The web-development space I share is above beloved local ice-cream-and-donut shop West Chester Scoop. We named it "@superscoop" on Twitter. West Chester Scoop is a great ice-cream-and-donut shop: they’ve won every local “best dessert” award I’m aware of in the past year that they’ve been open.
You might not know it, but they have a bright, cheerful parlor downstairs (with a gas fire!) Here’s a panorama I made with Pano, the iPhone panorama app — the door up the stairs to @superscoop is on the right:
Like every ice cream shop, Scoop is slow in the winter. We thought they could investigate having softer lighting, comfy chairs, satellite radio, and maybe hot chocolate, hot cider, and s’mores, especially in the afternoons and evenings. This is for selfish reasons: when Kate and I have date night, I want to go sit by the fire someplace and talk, do some needlepoint, have some hot chocolate, maybe roast a marshmallow over a sweet ninja sterno hibachi (thanks for the idea, bestmochalatte!)
Okay, focusing in just on the s’mores thing for a minute: every s’mores hibachi is the same one you’ve already seen everywhere. There is great room for improvement here. For instance, what if you could toast your marshmallows over a TINY 55-GALLON HOBO DRUM? Why, the marshmallow forks could be shaped like tiny bindle sticks!
Like all ideas involving fire, this is a fantastic idea with absolutely no drawbacks.
How could this be realized? Well, cans of sterno could go into bisque containers, like you can get across the street at The Painted Plate. So @superscoop colleague Randy and I went over to talk to Chet at West Chester’s friendly paint-your-own pottery store The Painted Plate at lunchtime:
Chet agreed with us that bisque and fire is not a terrible combination (after all, many of his pieces are already tea-light holders and what have you), so we brought back an unpainted hippo to use as a tester. We thought we’d never use a hippo as a s’mores furnace, but I’d happily toast a marshmallow over this happy hippo. Here it is, holding a standard sterno can:
There are some technical considerations here; for instance, I think that I’ll put sand in the bottom of the hippo, so that the lip of the sterno can will be level with the top of the hippo (it got HOT from contacting the flame.) Also, I think it would be best to securely attach the base to a round platter, to be absolutely certain it won’t tip. But right now, I need your suggestions for sterno holders! Here are our ideas so far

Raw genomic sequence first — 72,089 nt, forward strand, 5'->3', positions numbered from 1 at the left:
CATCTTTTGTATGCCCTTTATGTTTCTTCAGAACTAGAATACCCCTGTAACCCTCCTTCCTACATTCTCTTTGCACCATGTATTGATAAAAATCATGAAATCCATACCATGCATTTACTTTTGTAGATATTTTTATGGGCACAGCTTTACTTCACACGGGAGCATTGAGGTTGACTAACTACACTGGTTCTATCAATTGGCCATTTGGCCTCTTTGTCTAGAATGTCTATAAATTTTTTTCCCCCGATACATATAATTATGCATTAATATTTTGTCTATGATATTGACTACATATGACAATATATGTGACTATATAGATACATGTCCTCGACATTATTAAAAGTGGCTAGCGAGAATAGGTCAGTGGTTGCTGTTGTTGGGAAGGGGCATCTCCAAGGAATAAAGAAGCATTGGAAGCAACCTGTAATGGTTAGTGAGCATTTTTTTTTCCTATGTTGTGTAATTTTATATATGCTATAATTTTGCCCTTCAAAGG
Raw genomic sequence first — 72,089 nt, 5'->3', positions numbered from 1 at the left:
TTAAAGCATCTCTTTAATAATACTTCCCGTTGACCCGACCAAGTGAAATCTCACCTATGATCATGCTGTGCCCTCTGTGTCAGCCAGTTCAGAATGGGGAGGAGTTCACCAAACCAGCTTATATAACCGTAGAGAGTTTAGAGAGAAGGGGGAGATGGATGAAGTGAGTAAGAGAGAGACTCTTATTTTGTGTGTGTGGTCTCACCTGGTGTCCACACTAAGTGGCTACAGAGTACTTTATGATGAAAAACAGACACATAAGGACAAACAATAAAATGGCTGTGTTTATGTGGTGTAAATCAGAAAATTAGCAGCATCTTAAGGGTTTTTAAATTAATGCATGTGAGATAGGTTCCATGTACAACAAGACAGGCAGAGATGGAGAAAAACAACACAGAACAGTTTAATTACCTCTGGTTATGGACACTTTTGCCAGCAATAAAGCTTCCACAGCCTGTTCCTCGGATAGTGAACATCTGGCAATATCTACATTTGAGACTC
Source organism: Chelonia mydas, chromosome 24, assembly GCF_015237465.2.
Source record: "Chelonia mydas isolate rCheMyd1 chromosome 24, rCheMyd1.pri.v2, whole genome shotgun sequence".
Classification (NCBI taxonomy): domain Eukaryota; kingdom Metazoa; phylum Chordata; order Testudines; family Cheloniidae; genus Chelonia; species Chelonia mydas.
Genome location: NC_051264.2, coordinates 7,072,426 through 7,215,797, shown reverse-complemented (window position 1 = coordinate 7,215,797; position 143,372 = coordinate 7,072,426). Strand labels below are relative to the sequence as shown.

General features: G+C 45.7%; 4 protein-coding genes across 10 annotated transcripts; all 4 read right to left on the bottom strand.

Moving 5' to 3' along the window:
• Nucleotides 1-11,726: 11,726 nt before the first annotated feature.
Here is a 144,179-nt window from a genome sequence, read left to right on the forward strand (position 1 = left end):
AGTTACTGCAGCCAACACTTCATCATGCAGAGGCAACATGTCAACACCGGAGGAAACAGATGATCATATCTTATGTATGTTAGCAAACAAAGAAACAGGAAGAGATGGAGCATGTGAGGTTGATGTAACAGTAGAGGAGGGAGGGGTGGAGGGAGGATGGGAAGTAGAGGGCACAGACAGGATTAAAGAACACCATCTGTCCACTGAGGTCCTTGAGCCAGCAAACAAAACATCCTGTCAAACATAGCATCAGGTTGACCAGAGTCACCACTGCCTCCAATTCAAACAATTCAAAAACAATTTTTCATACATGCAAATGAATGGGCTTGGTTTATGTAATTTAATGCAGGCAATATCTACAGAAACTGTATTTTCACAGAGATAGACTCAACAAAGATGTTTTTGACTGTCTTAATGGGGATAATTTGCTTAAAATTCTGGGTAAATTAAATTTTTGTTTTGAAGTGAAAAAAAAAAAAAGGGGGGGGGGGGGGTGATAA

- A miniature log campfire
- A miniature 55-gallon drum
- A clapped out Yugo up on blocks
- A pyramid of tires
- A pyramid of skulls
- A mountain of hundred-dollar bills
- A horrified snowman
- A ninja, either on fire or guarding a sweet pool of flames
- A nuclear cooling tower
What are we overlooking? Frankly, I’m not sure whether to stay away from kitsch (the miniature campfire is, you know, classy), or to EMBRACE the kitsch (the horrified snowman, engulfed in flames, which I’m guessing is already on sale at Spencer’s Gifts next to the “Mexican Horny Toads”.)
What does “tabletop fire” suggest to you?
UPDATE: OMG. OMG. OMG: A. VIKING. SHIP!!!
7 responses to “Ice Cream + Fire, Winter Edition: suggestions for s’mores cookers?”
Is a MINI 55 gallon drum still 55 gallons?
Excellent point. I guess I should call it a 55 MINI gallon drum, since it holds mini gallons.
I would love to help in any way possible with a Viking Ship BTW! I think my lineage make me an automatic expert.
Also, this is fun… http://gizmodo.com/5109566/toilet-paper-shovel-provides-easy-outdoor-relief
Just to plumb the depths of bad taste… the Hindenberg?
What of a little miniature Dick Cheney safe?
I can see a variety of items…
The Marshmallow Man, The London Bridge, The Temple of Doom with a small clay figure ripping the heart out of another clay figure in the middle of a pool of fire (and add a rotating wall like in Revenge of the Nerds to hide chocolate in for S’mores), a firetruck (just for the irony) and maybe a volcano… like in science class.
At our place, when a s’more emergency strikes, we use two methods, depending on the immediacy of the situation:
A culinary torch – which if you don’t have one YET, you should by Christmas because I don’t know what you glaze your hams and your creme brulees with-
OR, wearing a welder’s glove, you hold a fork with a marshmallow on it over the flame on the gas stove. We have actually put the s’more together and just held THAT in the welder’s glove over the flame, too. Both work equally well.